Facts of the case
In the case of Matrimony.com v Google Matrimony had approached the Court, saying that because it had rejected Google’s new billing scheme, its Android app was in danger of being taken down from the Play Store0. Previously, Google mandated that all app developers use the Google Play Billing System (GPBS) for all transactions, including in-app purchases and paid app downloads. Google charged a commission of between 15 and 30 percent for the services it provided to app developers. However, customers of Google’s new billing system can choose “an alternative billing” option in addition to GPBS. It permits the use of third-party billing systems by app developers but charges a service fee of between 11% and 26%. Matrimony and a number of other software companies have been fighting against this cost.
The attorney for Matrimony.com informed the High Court that when users used the Alternative Billing System to pay, Google levied a service fee at a rate of 11% or 26%, depending on the amount of money produced by app developers in a given year. It was claimed that this was “on the face of it, unconscionable.”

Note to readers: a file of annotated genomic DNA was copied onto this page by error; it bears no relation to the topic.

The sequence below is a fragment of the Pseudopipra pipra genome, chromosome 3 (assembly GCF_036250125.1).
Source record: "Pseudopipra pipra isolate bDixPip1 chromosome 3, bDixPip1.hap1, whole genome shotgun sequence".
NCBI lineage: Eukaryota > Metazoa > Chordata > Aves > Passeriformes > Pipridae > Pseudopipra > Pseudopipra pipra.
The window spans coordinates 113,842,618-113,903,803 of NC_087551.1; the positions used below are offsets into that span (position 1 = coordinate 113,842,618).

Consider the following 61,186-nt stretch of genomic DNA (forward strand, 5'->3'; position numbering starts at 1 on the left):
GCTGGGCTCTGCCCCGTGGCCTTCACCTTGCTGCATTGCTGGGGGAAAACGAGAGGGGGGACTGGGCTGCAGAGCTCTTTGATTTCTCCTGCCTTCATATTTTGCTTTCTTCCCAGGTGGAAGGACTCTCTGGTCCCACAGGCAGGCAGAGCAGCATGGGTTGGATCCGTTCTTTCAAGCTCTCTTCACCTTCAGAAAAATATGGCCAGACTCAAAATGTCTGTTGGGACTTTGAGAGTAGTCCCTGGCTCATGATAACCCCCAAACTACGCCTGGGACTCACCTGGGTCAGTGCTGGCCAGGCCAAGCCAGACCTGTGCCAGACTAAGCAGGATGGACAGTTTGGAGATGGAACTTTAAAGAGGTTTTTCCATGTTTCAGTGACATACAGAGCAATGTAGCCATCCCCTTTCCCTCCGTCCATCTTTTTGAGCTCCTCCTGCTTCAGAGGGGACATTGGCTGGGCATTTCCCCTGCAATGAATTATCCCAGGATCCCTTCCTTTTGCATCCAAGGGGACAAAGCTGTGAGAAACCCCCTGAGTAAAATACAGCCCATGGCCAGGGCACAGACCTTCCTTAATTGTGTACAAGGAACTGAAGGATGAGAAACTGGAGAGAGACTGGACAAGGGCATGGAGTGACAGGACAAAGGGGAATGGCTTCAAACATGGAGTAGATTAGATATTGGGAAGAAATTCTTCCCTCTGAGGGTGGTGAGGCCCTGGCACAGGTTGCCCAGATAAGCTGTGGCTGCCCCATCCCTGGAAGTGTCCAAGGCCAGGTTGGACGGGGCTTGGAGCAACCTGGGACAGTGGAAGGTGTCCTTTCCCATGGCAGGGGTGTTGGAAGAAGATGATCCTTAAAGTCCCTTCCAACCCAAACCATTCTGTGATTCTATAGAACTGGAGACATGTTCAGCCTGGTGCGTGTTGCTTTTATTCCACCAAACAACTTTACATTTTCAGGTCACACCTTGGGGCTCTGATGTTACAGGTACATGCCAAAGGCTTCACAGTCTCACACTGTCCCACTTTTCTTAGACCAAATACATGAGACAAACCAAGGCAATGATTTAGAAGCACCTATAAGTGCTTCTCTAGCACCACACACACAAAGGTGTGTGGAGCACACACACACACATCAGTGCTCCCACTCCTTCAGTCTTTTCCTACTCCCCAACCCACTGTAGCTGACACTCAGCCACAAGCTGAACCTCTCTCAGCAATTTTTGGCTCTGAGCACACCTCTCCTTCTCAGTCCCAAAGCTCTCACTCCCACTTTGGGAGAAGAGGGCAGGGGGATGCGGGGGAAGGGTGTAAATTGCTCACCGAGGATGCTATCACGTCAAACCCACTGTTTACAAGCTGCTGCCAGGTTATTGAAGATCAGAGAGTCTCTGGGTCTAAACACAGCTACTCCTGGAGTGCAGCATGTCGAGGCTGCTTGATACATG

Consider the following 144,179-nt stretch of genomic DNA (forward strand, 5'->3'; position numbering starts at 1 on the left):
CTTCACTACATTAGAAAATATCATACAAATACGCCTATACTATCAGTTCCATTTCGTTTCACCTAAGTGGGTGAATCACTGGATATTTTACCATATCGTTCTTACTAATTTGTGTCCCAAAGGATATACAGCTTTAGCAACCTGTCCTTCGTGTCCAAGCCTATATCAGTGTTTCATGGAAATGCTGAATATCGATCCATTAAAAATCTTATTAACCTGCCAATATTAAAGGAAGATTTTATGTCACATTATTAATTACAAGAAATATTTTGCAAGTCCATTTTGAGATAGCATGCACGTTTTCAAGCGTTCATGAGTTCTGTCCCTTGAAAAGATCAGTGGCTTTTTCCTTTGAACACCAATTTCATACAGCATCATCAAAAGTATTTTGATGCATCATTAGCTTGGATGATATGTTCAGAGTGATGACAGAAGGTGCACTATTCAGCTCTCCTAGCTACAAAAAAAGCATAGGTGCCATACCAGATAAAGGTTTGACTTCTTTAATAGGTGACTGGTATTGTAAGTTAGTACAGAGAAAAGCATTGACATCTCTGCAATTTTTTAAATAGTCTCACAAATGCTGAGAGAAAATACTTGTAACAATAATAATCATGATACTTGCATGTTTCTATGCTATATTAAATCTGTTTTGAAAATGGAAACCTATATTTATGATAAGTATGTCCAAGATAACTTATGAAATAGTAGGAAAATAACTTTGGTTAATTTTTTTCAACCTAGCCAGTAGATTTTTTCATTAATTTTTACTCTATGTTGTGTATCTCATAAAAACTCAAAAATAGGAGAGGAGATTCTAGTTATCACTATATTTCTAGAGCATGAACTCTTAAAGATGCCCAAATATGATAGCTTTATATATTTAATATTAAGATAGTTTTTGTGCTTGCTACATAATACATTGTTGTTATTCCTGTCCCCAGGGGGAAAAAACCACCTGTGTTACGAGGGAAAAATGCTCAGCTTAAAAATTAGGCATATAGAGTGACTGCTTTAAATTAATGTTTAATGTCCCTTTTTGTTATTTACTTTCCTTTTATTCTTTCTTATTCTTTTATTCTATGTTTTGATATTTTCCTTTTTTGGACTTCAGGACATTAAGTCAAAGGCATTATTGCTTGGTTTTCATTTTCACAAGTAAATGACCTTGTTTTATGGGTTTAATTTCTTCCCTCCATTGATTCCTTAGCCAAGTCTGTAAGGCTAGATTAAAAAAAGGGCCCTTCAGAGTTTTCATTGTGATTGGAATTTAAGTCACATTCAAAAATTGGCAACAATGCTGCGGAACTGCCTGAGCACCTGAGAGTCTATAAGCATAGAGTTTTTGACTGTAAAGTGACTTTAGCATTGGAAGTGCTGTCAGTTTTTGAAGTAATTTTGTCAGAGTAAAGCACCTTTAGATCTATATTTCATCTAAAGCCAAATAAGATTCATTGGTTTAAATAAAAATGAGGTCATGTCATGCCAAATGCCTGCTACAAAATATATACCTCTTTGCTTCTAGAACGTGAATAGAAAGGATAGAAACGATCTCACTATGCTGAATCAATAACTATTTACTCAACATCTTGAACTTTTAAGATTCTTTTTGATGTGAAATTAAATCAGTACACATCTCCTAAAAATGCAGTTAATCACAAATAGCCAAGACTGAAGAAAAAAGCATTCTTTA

Analysis of the court order
Due to the controversy surrounding the tech company’s new in-app billing system, the Madras High Court recently temporarily restrained Google from removing or delisting the mobile app of online matchmaking service Matrimony.com from the Google Play Store, as Matrimony would suffer irreparable loss and hardship. Therefore, the petitioner for the granting of an order of injunction against delisting also prevails on the basis of balance of convenience.